Out of all the bands that are out there [excluding the biggies from the 70’s] I can only think of 6 who actually make their living from music, that means 99% of the bands you read about in Prog Mag or have been buying albums from for years make their living from other sources of income – which include: they have full time jobs, they have wealthy parents, they have a girlfriend who pays the bills [a particularly common one!], they have inherited a huge amount of money, have a fat pension or they have a wealthy benefactor. I say it again 99% of them do not make a living from music. Period.

And this is why the overall picture is distorted because those who do not earn a living from music are happy to sell Cds at £9.99 and do concerts for virtually zero fee [even many times they make a loss] do so because they are trying to promote their band and get as much popularity as possible, they simply do not need to make money from their music.

So the argument of Hey, The Hobbit Princes sell Cds for £9.99 and their concert tickets are only £20 is, I guarantee you because they do not do it professionally, it’s a glorified hobby.

Please don’t patronise us with your ‘great ideas’ we’ve probably already done them or considered them – remember just because you like our music does not mean you know how we should run our business.

Just to give you an idea of these ‘great ideas’. One person said “why don’t you get rid of the Crew [who we pay], I’m sure the fans would do it for free”.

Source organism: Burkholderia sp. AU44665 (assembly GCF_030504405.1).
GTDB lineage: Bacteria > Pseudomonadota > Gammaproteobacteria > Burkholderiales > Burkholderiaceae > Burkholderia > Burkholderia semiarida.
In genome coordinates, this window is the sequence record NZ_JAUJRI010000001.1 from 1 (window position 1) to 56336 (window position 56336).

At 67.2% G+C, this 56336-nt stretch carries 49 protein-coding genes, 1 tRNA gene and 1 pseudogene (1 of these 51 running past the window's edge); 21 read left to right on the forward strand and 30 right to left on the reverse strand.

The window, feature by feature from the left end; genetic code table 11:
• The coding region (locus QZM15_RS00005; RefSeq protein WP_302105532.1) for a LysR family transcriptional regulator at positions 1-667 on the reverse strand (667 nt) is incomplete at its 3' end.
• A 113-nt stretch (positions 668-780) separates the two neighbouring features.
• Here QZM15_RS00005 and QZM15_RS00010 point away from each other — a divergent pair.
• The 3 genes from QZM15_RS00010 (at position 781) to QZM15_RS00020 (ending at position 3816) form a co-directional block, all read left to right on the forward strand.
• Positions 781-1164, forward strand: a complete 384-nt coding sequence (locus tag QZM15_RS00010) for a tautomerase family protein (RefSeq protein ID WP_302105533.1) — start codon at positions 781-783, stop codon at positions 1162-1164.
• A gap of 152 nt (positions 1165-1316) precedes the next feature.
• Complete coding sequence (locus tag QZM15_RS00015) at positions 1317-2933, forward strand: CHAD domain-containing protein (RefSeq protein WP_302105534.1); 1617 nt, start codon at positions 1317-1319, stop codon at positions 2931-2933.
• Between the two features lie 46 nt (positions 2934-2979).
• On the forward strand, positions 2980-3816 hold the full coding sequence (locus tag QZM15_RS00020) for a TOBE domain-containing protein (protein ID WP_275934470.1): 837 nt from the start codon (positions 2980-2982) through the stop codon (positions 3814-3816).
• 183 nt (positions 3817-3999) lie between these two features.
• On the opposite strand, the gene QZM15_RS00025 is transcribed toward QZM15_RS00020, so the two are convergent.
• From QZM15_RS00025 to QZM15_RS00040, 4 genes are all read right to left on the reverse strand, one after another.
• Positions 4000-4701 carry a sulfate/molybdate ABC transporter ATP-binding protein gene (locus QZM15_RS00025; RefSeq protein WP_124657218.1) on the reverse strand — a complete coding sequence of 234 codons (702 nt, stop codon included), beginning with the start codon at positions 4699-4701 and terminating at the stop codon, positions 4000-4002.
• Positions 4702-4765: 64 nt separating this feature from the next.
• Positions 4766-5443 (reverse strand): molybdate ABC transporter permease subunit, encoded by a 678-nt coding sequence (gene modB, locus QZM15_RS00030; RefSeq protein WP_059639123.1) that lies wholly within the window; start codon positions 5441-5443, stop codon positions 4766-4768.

I said, ‘can you change a guitar string if I break one on stage?”

Fan – “er no”

Me – “it takes years to learn how to, not only change a string but to replace it quickly it the heat of battle without it going out of tune, it takes a lot of skill to do it properly”

Fan – “ ok I could do the mixing”

Me – “that takes even longer to learn, do you know how to fly a Harrier jump jet?”

Fan -“er no”

Me – “well, the control panel of a Harrier Jump jet is considerably less complex than a mixing desk. Next time you’re at a gig , go and look at the mixing desk and see if you know what just one of the knobs on that desk does. And all the time you spend learning [about 10 years]  you have no experience and the sound would be a disaster – it needs to be as good as it can humanly be, that is what people expect from a concert”

Another one is “you are really missing a trick not being on Spotify”

Really? The band receive something like £00.003 of a penny each time a song is streamed on Spotify etc, so that means to make an income of a round £21,000, you would have to have 7,000,000 hits, we struggle to get a few thousand hits on You Tube so 7 million is simply not attainable.

That £21,000 is not each member of the band by the way,  this figure is the total amount to the whole band. We took all our stuff off Spotify…..

Then there is “you should do more gigs”

For the figures I have pointed out above is why we should not do more gigs. Even though there is nothing I would want to do more, I love playing live and want to come and play to everyone, everywhere, but we can’t.